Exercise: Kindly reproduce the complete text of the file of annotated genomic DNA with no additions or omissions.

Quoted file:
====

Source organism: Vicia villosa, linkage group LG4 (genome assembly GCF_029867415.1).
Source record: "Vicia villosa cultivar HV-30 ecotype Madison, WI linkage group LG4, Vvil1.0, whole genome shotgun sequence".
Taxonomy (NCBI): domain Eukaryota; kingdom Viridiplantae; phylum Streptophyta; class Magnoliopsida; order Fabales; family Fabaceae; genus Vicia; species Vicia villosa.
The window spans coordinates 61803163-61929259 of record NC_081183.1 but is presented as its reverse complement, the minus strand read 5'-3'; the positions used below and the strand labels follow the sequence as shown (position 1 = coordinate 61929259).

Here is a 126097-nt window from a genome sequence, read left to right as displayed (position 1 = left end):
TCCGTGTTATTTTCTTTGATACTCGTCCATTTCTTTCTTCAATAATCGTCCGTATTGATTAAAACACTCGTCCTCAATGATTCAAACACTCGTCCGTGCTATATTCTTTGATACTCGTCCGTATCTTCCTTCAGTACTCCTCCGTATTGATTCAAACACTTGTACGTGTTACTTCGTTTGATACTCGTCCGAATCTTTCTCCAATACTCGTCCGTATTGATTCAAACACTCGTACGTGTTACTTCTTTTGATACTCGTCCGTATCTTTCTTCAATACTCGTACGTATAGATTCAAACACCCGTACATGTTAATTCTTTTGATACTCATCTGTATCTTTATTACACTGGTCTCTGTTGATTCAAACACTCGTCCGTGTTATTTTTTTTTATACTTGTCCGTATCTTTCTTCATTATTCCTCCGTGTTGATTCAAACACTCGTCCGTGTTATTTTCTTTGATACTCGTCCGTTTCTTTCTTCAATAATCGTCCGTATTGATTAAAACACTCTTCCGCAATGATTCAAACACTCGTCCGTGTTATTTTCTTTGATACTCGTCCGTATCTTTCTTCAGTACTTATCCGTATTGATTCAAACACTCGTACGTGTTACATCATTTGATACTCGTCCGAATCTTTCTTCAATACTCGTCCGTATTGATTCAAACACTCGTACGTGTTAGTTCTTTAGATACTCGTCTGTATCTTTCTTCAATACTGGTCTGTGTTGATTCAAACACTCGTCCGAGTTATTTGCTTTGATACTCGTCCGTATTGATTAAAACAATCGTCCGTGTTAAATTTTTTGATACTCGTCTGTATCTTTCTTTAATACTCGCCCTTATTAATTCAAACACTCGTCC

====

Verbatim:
Source organism: Vicia villosa, linkage group LG4 (genome assembly GCF_029867415.1).
Source record: "Vicia villosa cultivar HV-30 ecotype Madison, WI linkage group LG4, Vvil1.0, whole genome shotgun sequence".
Taxonomy (NCBI): domain Eukaryota; kingdom Viridiplantae; phylum Streptophyta; class Magnoliopsida; order Fabales; family Fabaceae; genus Vicia; species Vicia villosa.
The window spans coordinates 61803163-61929259 of record NC_081183.1 but is presented as its reverse complement, the minus strand read 5'-3'; the positions used below and the strand labels follow the sequence as shown (position 1 = coordinate 61929259).

Here is a 126097-nt window from a genome sequence, read left to right as displayed (position 1 = left end):
TCCGTGTTATTTTCTTTGATACTCGTCCATTTCTTTCTTCAATAATCGTCCGTATTGATTAAAACACTCGTCCTCAATGATTCAAACACTCGTCCGTGCTATATTCTTTGATACTCGTCCGTATCTTCCTTCAGTACTCCTCCGTATTGATTCAAACACTTGTACGTGTTACTTCGTTTGATACTCGTCCGAATCTTTCTCCAATACTCGTCCGTATTGATTCAAACACTCGTACGTGTTACTTCTTTTGATACTCGTCCGTATCTTTCTTCAATACTCGTACGTATAGATTCAAACACCCGTACATGTTAATTCTTTTGATACTCATCTGTATCTTTATTACACTGGTCTCTGTTGATTCAAACACTCGTCCGTGTTATTTTTTTTTATACTTGTCCGTATCTTTCTTCATTATTCCTCCGTGTTGATTCAAACACTCGTCCGTGTTATTTTCTTTGATACTCGTCCGTTTCTTTCTTCAATAATCGTCCGTATTGATTAAAACACTCTTCCGCAATGATTCAAACACTCGTCCGTGTTATTTTCTTTGATACTCGTCCGTATCTTTCTTCAGTACTTATCCGTATTGATTCAAACACTCGTACGTGTTACATCATTTGATACTCGTCCGAATCTTTCTTCAATACTCGTCCGTATTGATTCAAACACTCGTACGTGTTAGTTCTTTAGATACTCGTCTGTATCTTTCTTCAATACTGGTCTGTGTTGATTCAAACACTCGTCCGAGTTATTTGCTTTGATACTCGTCCGTATTGATTAAAACAATCGTCCGTGTTAAATTTTTTGATACTCGTCTGTATCTTTCTTTAATACTCGCCCTTATTAATTCAAACACTCGTCC